The results given in Table 11.1 show the accuracy and average size of the queries’ candidate sets, i.e., ∅|C|. Except for struc2vec, all methods achieve an accuracy of 100%. However, when considering the precision that we measure by the size of the candidate set of the 1-NN-range query, we can

see that our approach gives the best result on average.

### Airport Traffic Networks

The results for the two airport traffic networks can be reviewed in Table 11.2. As proposed in [217] we employ one-vs-rest classifications with 90-10 train-test splits and report the mean accuracy and standard deviation over 10 runs. Additionally, the table contains the runtimes in milliseconds for each method including the preprocessing steps for struc2vec and our approach.

RolX and GraphWave do not have preprocessing steps if executing their
standard configurations^{1}.

For both networks, we can notice that although our proposed method
out-performs RolX and GraphWave in terms of accuracy, the scores achieved with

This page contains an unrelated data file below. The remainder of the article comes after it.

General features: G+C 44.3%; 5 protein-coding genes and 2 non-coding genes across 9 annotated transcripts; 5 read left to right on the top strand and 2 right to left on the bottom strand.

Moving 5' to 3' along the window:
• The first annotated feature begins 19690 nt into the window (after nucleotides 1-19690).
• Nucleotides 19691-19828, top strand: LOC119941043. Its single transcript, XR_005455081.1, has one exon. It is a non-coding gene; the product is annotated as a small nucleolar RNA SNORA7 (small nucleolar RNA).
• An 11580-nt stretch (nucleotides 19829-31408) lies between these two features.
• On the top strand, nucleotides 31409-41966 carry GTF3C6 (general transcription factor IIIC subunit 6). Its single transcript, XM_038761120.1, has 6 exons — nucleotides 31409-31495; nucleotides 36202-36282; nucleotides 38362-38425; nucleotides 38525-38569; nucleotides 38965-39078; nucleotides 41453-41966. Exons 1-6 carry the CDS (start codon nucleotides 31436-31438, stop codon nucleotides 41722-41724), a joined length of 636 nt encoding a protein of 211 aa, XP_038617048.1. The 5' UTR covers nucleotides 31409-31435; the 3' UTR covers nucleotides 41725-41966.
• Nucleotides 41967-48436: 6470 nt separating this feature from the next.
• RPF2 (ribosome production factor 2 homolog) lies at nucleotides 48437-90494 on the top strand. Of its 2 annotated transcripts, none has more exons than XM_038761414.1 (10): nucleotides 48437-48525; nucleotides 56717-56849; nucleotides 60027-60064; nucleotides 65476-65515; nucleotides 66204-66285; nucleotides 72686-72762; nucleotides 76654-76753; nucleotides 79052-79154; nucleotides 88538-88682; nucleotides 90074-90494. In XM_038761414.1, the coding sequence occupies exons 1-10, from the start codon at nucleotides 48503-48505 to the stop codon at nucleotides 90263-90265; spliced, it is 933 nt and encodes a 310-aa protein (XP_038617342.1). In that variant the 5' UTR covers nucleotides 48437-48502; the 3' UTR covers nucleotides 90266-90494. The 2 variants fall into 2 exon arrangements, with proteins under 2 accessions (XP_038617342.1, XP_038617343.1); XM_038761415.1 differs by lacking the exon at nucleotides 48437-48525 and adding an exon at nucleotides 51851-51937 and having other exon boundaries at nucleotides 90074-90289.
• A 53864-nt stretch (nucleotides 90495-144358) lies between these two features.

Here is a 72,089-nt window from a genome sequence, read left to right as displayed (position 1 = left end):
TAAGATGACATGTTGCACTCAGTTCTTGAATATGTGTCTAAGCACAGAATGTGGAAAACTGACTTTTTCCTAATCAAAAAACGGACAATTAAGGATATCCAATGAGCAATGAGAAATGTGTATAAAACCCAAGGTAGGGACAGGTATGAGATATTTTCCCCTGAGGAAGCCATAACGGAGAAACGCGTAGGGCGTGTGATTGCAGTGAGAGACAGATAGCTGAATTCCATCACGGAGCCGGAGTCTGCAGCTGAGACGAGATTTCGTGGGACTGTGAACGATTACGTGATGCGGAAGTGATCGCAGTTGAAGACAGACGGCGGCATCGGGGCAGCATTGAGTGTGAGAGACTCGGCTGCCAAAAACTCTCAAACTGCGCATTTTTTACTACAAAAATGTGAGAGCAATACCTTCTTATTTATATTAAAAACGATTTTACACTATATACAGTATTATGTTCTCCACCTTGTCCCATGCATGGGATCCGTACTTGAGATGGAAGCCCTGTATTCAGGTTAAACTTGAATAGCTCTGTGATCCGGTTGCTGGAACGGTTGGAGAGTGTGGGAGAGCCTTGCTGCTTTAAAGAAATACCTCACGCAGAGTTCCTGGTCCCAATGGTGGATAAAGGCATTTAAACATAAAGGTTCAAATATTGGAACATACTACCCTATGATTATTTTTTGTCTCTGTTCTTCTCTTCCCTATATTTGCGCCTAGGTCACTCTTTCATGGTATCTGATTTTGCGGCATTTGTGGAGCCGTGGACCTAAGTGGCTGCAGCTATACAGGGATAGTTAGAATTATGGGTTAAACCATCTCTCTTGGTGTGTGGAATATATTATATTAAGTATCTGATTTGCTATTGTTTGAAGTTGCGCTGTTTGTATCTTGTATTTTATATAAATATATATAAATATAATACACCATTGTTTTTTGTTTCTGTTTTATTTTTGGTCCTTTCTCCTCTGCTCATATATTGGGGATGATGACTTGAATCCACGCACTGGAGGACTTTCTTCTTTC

struc2vec are slightly better. Note that the results for the European airports
network are comparable across all methods. However, regarding the runtime
our method clearly outperforms the competitors. Compared to struc2vec
our approach is more than 2’300 times faster, even when considering the
APPRrolesstacked configuration, on the USA airports network^{2}. It should
be noted that the accuracy of our approach might be further improved by
spending more time for preprocessing the local neighborhoods. As we use an
approximate version of the Personalized PageRank for engineering the local
neighborhoods, it is possible to decrease the approximation threshold to get
more accurate node descriptors. However, this comes at the cost of increased
computation time.